On November 22, 2019, the Securities and Exchange Commission (“SEC”) ordered Channing Capital Management, LLC (“Channing”), a registered investment adviser located in Illinois, to pay a $50,000 civil penalty for failure to enforce its own written policies and procedures. This specific case underscores the importance of following the safeguards you put in place to protect all clients at all times. (See: https://www.sec.gov/litigation/admin/2019/ia-5412.pdf).
Channing’s written trade aggregation and allocation policies and procedures required it to allocate the transaction costs associated with block trades on a pro rata basis among all clients participating in the same block trade. A separate written policy and procedure required Channing to follow the requirements and restrictions set forth in each client’s investment management agreement, including limitations placed on trading commissions.
Some of Channing’s institutional clients had placed limitations on the amount they were willing to pay in commission rates for execution of their brokerage transactions. Channing routinely conveyed those clients’ restrictions to executing brokers and requested that executing brokers apply lower commission rates for those clients while permitting them to participate in block trades with Channing’s other clients.
Channing’s trade aggregation policies stated that the “terms negotiated for the aggregated order will apply equally to each participating client,” and that the “price of the securities purchased or sold in an aggregated order will be at the average share price for all transactions of the clients in that security on a given day, with all transaction costs shared on a pro rata basis.”
Channing’s compliance manual separately required compliance with and observance of “all policies, prohibitions and restrictions mandated by a client” and adherence to clients’ investment and trading-brokerage guidelines and restrictions.
Four of Channing’s approximately 35-45 institutional clients during the relevant period included a provision in their investment management agreements or trading-brokerage restrictions that placed limitations on the amount they were willing to pay in commission rates for execution of their brokerage transactions. These clients restricted the commission rate for execution of their transactions to no more than $0.03 to $0.035 per share. The other clients did not specify or otherwise limit the commission rate they were willing to pay.
A Thin Margin of Error
Channing routinely aggregated the trades of clients who restricted commission rates with the trades of clients who did not impose similar commission rate restrictions. In those instances, Channing conveyed the commission rate restrictions to the executing broker and requested that the executing broker apply the lower commission rate for the clients who had placed restrictions. The executing brokers routinely agreed to Channing’s request to limit their commissions charged to those specific clients, while charging Channing’s other clients a higher commission rate.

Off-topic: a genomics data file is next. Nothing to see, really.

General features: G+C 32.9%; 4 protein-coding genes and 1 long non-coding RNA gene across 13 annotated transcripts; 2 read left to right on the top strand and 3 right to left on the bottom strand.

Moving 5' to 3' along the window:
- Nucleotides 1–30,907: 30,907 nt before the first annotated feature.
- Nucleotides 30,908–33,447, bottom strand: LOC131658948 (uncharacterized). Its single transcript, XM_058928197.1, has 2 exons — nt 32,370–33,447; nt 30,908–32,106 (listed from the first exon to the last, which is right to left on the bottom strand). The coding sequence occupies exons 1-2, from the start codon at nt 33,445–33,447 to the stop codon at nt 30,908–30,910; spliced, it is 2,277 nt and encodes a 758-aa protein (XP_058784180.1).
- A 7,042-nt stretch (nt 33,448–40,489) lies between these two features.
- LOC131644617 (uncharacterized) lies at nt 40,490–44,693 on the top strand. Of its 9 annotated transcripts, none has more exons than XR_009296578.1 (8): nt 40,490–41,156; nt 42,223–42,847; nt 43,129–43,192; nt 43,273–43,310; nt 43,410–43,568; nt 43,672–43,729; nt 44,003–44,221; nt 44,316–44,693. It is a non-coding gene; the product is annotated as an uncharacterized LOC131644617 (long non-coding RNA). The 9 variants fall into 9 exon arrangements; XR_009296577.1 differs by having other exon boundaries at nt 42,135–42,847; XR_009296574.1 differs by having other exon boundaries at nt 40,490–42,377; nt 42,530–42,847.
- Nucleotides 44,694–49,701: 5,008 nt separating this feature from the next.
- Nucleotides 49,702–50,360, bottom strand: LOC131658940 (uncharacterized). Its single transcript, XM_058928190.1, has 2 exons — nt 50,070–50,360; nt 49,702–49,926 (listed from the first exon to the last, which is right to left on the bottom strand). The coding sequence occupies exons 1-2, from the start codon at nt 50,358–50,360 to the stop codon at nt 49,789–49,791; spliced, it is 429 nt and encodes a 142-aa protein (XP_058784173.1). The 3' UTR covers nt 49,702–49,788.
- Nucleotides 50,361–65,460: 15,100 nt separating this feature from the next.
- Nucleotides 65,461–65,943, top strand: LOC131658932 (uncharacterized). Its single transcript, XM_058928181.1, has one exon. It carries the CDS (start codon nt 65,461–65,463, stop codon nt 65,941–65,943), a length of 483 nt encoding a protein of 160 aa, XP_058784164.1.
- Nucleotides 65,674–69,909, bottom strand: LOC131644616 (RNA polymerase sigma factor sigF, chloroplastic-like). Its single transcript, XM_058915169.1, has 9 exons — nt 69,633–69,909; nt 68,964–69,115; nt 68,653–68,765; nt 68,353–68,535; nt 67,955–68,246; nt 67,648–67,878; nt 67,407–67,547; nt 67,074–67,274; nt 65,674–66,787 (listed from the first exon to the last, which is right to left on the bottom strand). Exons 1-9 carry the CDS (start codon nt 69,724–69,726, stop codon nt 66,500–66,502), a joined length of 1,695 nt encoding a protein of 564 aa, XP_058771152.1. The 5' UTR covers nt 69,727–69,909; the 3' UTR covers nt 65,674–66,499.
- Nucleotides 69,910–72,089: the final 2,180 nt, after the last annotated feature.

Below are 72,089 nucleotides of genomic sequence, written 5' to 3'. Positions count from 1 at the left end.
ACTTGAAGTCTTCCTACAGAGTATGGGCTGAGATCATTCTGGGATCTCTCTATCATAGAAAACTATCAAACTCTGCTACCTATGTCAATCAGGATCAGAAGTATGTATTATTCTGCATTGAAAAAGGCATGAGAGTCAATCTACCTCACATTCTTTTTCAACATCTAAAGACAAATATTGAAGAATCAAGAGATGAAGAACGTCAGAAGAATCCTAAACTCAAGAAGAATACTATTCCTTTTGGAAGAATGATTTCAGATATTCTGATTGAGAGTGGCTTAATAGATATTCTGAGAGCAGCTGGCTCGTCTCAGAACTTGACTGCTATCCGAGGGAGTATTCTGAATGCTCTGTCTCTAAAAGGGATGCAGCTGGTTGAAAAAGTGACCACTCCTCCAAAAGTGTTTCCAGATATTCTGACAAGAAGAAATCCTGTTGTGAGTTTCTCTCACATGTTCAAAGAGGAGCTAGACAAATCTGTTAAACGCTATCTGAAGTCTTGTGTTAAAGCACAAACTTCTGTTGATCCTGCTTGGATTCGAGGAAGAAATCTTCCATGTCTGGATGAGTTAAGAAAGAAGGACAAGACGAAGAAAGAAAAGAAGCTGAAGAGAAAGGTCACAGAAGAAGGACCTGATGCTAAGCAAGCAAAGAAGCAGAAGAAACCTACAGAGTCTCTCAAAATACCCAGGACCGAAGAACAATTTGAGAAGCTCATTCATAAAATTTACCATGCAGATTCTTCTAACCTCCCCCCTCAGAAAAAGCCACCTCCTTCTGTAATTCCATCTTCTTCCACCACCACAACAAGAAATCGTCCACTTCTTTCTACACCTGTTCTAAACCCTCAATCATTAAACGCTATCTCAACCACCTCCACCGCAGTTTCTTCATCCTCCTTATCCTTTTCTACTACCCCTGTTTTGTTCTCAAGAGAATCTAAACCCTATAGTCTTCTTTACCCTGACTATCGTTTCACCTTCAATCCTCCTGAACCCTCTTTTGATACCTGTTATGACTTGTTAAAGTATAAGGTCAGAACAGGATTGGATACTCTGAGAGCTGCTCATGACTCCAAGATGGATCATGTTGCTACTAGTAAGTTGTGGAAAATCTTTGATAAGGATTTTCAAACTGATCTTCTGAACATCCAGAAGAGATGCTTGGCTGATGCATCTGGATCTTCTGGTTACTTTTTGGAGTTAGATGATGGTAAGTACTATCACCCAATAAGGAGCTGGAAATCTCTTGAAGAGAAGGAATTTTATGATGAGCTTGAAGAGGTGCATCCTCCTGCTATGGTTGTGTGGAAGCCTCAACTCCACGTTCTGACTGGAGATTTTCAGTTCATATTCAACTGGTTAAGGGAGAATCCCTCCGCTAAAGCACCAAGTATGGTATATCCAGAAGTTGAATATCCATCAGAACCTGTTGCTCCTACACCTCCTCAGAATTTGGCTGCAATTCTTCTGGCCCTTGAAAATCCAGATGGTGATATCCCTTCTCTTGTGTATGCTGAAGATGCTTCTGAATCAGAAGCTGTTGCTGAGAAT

This practice resulted in certain block trades in which most of Channing’s clients paid commission rates of $0.04 per share, while the Clients who had placed restrictions on their execution commission rates paid commission rates of only $0.03 or $0.035 per share.
While Channing disclosed to its institutional clients that it would observe their investment mandates and restrictions, Channing did not disclose to all affected clients that some clients in certain block trades paid a lower commission rate than other clients who participated in the same block trades. By engaging in the above practices, Channing failed to comply with its written trade aggregation policies and procedures as to pro rata allocation of trading costs as specified in its compliance manual.
In the Order relating to this matter, the SEC acknowledged Channing’s remedial steps to voluntarily change its practices to avoid block trades being executed with differential commission rates. Channing further revised its policies and procedures to require that each client who placed a restriction on its execution commission rate provide Channing with standing authority either to (1) depart from its restriction in order to allow the client to participate in an aggregated trade at the same price and commission rate as all other clients or (2) remove the client’s trade from an aggregated trade and execute it at a possibly higher price while observing the client’s restriction.
Don’t Let it Happen to Your Firm
Regulatory problems at advisory firms arise from a lack of written policies and procedures and/or a failure to properly follow them. At Jacko Law Group, we leverage the collective knowledge and abilities of our attorneys and professional staff to fully achieve each client’s particular goals and to deliver services with efficiency. For more information, contact our team of attorneys today.